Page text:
American Jewish comedian Albert Brooks, born Albert Enstein in 1947, grew up in Los Angeles among Hollywood royalty. His father was radio comedian Harry Einstein, who had a recurring Greek-language character on Eddie Cantor's radio program named Parkyarkarkus (“park your carcass”), and his mother Thelma Leeds Bernstein was a dancer. Brooks is famous for his starring or supporting roles in many feature films such as Martin Scorsese's Taxi Driver (1975), Lost in America (1985), Broadcast News (1987), and Out of Sight (1999). He has contributed his voice to several animated projects, including the leading role as Marlin the clownfish in Disney and Pixar’s Finding Nemo (2003) — his biggest box office hit to date — and has made guest appearances on The Simpsons five times. His most recent film, Looking for Comedy in Muslim World (2005), in which Brooks starred and directed, is about an American Jewish comedian sent by the U.S. government to India to find out “what makes Muslims laugh.”
Brooks attended Beverly Hills High School with Joey Bishop’s son Larry and Carl Reiner’s son Rob, both who are actors and directors. He spent many days at the Reiner residence entertaining Carl and Rob, leading Carl to one day tell “Tonight Show” host Johnny Carson that the two funniest people he knew were Mel Brooks and his son’s high school friend “Albert Einstein.” After perfecting a smart and audacious stand-up comedy routine, Brooks began appearing regularly on “The Ed Sullivan Show” and eventually “Saturday Night Live.” He was also one of Johnny Carson’s most asked-back guests on the “Tonight Show.” His neurotic and self-analytic stand-up persona has led admirers and critics to compare him to comedians Lenny Bruce and Woody Allen.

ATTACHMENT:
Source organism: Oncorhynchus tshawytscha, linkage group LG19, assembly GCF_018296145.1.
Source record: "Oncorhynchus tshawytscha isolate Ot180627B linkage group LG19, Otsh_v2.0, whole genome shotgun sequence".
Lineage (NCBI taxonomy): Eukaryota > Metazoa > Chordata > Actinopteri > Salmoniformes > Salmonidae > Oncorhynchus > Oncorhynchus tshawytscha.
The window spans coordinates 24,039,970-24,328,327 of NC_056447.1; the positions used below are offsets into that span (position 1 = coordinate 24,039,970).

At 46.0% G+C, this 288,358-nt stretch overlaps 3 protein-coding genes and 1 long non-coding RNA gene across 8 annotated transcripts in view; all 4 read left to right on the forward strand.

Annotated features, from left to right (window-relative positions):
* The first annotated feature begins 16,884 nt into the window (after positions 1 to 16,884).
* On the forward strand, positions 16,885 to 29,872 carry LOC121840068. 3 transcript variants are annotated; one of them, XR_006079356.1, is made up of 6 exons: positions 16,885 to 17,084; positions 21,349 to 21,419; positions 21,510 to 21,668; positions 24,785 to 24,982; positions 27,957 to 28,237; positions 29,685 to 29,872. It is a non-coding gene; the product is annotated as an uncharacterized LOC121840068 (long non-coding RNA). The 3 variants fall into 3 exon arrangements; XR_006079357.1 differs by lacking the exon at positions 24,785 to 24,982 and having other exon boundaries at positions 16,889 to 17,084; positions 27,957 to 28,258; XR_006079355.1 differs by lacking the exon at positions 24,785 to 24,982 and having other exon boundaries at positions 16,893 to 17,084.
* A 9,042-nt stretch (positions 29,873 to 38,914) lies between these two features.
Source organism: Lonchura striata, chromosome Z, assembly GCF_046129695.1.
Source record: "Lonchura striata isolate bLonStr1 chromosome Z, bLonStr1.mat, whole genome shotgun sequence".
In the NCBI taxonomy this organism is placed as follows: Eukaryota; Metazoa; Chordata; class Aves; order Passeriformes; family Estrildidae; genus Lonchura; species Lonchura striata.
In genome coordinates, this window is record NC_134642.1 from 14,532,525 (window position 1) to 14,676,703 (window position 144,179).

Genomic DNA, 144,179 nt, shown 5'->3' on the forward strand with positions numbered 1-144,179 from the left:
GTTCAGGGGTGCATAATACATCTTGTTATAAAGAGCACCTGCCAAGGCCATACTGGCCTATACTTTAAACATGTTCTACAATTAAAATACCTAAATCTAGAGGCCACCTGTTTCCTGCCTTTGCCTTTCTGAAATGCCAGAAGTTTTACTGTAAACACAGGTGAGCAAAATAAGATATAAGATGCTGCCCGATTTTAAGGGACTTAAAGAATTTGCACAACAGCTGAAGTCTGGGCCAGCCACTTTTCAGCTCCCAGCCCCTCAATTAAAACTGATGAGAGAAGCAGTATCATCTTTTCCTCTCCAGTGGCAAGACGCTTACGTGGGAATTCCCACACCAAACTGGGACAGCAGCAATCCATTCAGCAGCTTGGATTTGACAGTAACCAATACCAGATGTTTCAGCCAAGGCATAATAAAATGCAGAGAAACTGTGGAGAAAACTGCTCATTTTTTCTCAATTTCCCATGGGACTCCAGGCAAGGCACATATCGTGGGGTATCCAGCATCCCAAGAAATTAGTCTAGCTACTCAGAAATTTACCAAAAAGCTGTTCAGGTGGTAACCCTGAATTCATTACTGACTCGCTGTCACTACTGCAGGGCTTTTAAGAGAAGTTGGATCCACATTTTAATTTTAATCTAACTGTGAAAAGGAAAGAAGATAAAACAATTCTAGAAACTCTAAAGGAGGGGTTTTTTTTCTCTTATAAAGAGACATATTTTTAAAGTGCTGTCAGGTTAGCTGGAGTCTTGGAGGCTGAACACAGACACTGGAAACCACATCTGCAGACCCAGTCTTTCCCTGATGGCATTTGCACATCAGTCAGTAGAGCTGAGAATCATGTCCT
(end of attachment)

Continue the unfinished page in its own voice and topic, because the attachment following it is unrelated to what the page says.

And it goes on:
Looking for Comedy in the Muslim World has drawn some controversy because of its title, which Brooks refused to change under pressure from Sony Pictures. After Sony dropped the film, it was picked up and released by Warner Independent Films. Brooks claims that he made the film in response to the increasingly violent rift between the West and the Muslim world after the attacks of September 11, 2001 because the topic has not been thoroughly explored by the arts. He says that “there had to be some way to separate the 1.5 billion people who don't want to kill us from the 100,000 or so who do. I thought if I could get five Muslims and six Hindus and maybe 3 Jews to laugh for 90 minutes, then I've accomplished something.”
Sources: The Jerusalem Report, (February 20, 2006); Looking for Comedy in the Muslim World; Wikipedia